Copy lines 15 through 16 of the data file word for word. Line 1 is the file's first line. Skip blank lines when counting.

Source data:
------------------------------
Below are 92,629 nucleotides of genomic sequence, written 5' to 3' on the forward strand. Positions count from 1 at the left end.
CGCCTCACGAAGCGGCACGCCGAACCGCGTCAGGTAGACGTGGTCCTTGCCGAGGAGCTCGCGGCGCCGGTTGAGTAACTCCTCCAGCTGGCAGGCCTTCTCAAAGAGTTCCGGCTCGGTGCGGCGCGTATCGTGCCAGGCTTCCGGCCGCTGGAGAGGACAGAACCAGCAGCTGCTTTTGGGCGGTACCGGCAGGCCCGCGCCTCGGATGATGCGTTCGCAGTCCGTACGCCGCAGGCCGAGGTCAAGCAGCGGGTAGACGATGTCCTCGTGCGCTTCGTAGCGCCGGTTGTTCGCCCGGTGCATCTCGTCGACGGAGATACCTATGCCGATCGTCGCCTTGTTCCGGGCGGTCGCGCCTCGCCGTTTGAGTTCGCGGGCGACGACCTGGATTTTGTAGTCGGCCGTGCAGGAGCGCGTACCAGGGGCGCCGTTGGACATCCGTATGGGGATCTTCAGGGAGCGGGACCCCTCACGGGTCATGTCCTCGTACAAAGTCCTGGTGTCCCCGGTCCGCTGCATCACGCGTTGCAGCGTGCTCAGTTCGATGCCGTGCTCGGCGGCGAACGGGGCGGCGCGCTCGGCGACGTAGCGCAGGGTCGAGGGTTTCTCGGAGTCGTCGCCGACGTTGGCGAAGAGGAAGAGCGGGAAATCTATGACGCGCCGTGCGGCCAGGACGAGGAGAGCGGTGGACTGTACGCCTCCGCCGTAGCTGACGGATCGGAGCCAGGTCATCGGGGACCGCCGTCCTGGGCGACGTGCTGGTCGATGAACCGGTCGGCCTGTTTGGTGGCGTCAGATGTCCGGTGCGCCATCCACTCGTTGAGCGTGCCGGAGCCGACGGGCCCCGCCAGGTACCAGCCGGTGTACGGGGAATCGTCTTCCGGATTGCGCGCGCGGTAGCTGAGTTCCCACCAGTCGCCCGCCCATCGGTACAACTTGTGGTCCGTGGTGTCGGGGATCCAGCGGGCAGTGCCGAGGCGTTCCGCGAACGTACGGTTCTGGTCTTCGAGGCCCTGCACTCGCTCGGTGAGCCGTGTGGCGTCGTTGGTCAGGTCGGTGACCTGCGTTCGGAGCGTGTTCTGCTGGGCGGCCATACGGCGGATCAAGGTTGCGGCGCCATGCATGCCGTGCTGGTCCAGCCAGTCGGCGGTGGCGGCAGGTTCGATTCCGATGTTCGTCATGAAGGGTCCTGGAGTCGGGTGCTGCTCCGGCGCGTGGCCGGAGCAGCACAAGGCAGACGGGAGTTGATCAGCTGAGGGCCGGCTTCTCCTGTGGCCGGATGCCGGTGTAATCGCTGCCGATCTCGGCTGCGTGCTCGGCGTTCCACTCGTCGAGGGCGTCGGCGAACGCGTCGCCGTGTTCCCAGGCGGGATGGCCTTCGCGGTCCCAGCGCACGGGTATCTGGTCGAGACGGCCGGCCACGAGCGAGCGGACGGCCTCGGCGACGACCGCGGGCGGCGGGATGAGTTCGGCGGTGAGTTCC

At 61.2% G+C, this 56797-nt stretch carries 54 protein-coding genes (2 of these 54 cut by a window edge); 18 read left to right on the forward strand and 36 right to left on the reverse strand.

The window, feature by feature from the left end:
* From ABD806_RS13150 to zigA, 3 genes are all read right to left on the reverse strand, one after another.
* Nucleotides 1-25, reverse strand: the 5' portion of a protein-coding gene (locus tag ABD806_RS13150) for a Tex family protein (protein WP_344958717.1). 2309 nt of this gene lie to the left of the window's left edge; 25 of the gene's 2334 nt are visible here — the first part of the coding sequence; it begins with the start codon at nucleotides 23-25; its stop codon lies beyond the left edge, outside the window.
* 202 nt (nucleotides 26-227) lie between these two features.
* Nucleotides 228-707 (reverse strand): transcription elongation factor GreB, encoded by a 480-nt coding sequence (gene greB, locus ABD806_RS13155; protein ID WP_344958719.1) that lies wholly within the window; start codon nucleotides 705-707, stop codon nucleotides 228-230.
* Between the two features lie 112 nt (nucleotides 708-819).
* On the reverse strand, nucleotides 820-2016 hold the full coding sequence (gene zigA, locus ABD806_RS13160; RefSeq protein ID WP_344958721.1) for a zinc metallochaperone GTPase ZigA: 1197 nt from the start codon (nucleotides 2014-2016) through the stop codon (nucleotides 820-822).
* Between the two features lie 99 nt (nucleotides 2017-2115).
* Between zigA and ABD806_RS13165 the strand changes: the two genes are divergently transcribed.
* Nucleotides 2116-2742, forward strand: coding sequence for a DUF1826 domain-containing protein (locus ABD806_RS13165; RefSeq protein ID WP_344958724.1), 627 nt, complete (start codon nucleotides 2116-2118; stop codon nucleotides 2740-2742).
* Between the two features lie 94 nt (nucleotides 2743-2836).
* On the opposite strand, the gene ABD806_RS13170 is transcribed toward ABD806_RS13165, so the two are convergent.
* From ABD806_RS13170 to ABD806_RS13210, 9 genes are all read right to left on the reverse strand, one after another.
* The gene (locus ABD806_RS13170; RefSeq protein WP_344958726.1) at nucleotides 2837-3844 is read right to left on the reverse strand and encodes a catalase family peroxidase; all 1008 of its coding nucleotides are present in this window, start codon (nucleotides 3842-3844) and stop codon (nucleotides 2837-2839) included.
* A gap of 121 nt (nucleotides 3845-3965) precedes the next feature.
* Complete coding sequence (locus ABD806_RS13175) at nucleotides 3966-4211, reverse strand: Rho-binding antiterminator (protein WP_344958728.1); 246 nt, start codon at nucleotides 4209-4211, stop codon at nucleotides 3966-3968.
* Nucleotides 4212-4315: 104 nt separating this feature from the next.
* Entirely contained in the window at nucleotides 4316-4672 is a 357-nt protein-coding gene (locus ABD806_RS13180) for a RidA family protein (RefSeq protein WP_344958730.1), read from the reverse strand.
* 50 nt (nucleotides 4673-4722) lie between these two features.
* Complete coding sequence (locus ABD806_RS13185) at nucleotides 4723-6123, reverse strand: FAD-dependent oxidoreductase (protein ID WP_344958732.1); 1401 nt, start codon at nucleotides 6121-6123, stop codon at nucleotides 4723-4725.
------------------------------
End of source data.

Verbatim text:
* On the opposite strand, the gene ABD806_RS13170 is transcribed toward ABD806_RS13165, so the two are convergent.
* From ABD806_RS13170 to ABD806_RS13210, 9 genes are all read right to left on the reverse strand, one after another.